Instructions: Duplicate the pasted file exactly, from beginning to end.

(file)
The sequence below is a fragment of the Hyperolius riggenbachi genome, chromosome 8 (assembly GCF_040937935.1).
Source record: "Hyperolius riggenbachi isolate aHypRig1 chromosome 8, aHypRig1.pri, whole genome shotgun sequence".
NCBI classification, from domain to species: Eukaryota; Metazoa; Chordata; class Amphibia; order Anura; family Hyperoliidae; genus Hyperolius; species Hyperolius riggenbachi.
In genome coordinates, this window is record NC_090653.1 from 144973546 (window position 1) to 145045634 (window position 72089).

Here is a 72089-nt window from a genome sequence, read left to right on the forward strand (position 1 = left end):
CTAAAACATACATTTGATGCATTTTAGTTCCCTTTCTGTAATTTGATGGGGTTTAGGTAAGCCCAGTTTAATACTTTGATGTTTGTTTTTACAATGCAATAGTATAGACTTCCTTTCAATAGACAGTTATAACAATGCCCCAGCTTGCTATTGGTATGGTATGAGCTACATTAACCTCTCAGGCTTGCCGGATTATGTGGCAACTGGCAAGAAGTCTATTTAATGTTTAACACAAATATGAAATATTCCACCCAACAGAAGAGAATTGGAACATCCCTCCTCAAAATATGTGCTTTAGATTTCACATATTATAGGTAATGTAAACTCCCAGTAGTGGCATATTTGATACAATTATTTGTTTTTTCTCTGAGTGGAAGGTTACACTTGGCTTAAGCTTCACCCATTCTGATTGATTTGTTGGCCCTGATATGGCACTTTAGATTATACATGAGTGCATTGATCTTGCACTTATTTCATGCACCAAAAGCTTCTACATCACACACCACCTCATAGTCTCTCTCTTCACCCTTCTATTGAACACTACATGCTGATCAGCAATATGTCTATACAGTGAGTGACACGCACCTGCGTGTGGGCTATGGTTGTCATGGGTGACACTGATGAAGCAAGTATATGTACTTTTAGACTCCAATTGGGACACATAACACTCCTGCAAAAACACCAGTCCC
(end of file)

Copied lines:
The sequence below is a fragment of the Hyperolius riggenbachi genome, chromosome 8 (assembly GCF_040937935.1).
Source record: "Hyperolius riggenbachi isolate aHypRig1 chromosome 8, aHypRig1.pri, whole genome shotgun sequence".
NCBI classification, from domain to species: Eukaryota; Metazoa; Chordata; class Amphibia; order Anura; family Hyperoliidae; genus Hyperolius; species Hyperolius riggenbachi.
In genome coordinates, this window is record NC_090653.1 from 144973546 (window position 1) to 145045634 (window position 72089).

Here is a 72089-nt window from a genome sequence, read left to right on the forward strand (position 1 = left end):
CTAAAACATACATTTGATGCATTTTAGTTCCCTTTCTGTAATTTGATGGGGTTTAGGTAAGCCCAGTTTAATACTTTGATGTTTGTTTTTACAATGCAATAGTATAGACTTCCTTTCAATAGACAGTTATAACAATGCCCCAGCTTGCTATTGGTATGGTATGAGCTACATTAACCTCTCAGGCTTGCCGGATTATGTGGCAACTGGCAAGAAGTCTATTTAATGTTTAACACAAATATGAAATATTCCACCCAACAGAAGAGAATTGGAACATCCCTCCTCAAAATATGTGCTTTAGATTTCACATATTATAGGTAATGTAAACTCCCAGTAGTGGCATATTTGATACAATTATTTGTTTTTTCTCTGAGTGGAAGGTTACACTTGGCTTAAGCTTCACCCATTCTGATTGATTTGTTGGCCCTGATATGGCACTTTAGATTATACATGAGTGCATTGATCTTGCACTTATTTCATGCACCAAAAGCTTCTACATCACACACCACCTCATAGTCTCTCTCTTCACCCTTCTATTGAACACTACATGCTGATCAGCAATATGTCTATACAGTGAGTGACACGCACCTGCGTGTGGGCTATGGTTGTCATGGGTGACACTGATGAAGCAAGTATATGTACTTTTAGACTCCAATTGGGACACATAACACTCCTGCAAAAACACCAGTCCC